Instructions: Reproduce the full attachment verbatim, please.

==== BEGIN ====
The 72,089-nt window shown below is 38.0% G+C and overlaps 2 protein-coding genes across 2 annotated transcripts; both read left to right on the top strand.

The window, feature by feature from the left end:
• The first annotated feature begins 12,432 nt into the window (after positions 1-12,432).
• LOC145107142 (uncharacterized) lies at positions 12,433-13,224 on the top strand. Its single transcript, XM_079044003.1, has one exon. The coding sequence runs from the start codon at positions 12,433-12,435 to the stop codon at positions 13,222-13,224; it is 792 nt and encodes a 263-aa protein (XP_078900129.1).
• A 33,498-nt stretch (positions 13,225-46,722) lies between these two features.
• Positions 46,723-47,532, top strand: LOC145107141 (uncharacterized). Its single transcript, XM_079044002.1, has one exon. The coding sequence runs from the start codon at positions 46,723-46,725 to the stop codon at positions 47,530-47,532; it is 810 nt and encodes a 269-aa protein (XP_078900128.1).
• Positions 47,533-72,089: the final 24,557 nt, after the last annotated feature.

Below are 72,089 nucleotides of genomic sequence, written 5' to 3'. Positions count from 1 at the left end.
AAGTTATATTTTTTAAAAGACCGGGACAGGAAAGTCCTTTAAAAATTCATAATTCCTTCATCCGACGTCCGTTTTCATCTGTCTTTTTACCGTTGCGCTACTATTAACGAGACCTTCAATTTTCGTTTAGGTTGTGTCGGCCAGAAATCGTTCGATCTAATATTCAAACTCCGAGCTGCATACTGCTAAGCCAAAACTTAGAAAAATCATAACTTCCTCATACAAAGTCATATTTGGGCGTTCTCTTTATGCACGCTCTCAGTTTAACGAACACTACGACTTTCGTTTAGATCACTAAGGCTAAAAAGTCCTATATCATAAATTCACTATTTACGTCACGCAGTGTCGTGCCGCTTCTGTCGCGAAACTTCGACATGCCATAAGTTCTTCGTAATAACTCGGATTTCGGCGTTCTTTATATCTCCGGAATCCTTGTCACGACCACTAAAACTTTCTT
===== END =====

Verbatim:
The 72,089-nt window shown below is 38.0% G+C and overlaps 2 protein-coding genes across 2 annotated transcripts; both read left to right on the top strand.

The window, feature by feature from the left end:
• The first annotated feature begins 12,432 nt into the window (after positions 1-12,432).
• LOC145107142 (uncharacterized) lies at positions 12,433-13,224 on the top strand. Its single transcript, XM_079044003.1, has one exon. The coding sequence runs from the start codon at positions 12,433-12,435 to the stop codon at positions 13,222-13,224; it is 792 nt and encodes a 263-aa protein (XP_078900129.1).
• A 33,498-nt stretch (positions 13,225-46,722) lies between these two features.
• Positions 46,723-47,532, top strand: LOC145107141 (uncharacterized). Its single transcript, XM_079044002.1, has one exon. The coding sequence runs from the start codon at positions 46,723-46,725 to the stop codon at positions 47,530-47,532; it is 810 nt and encodes a 269-aa protein (XP_078900128.1).
• Positions 47,533-72,089: the final 24,557 nt, after the last annotated feature.

Below are 72,089 nucleotides of genomic sequence, written 5' to 3'. Positions count from 1 at the left end.
AAGTTATATTTTTTAAAAGACCGGGACAGGAAAGTCCTTTAAAAATTCATAATTCCTTCATCCGACGTCCGTTTTCATCTGTCTTTTTACCGTTGCGCTACTATTAACGAGACCTTCAATTTTCGTTTAGGTTGTGTCGGCCAGAAATCGTTCGATCTAATATTCAAACTCCGAGCTGCATACTGCTAAGCCAAAACTTAGAAAAATCATAACTTCCTCATACAAAGTCATATTTGGGCGTTCTCTTTATGCACGCTCTCAGTTTAACGAACACTACGACTTTCGTTTAGATCACTAAGGCTAAAAAGTCCTATATCATAAATTCACTATTTACGTCACGCAGTGTCGTGCCGCTTCTGTCGCGAAACTTCGACATGCCATAAGTTCTTCGTAATAACTCGGATTTCGGCGTTCTTTATATCTCCGGAATCCTTGTCACGACCACTAAAACTTTCTT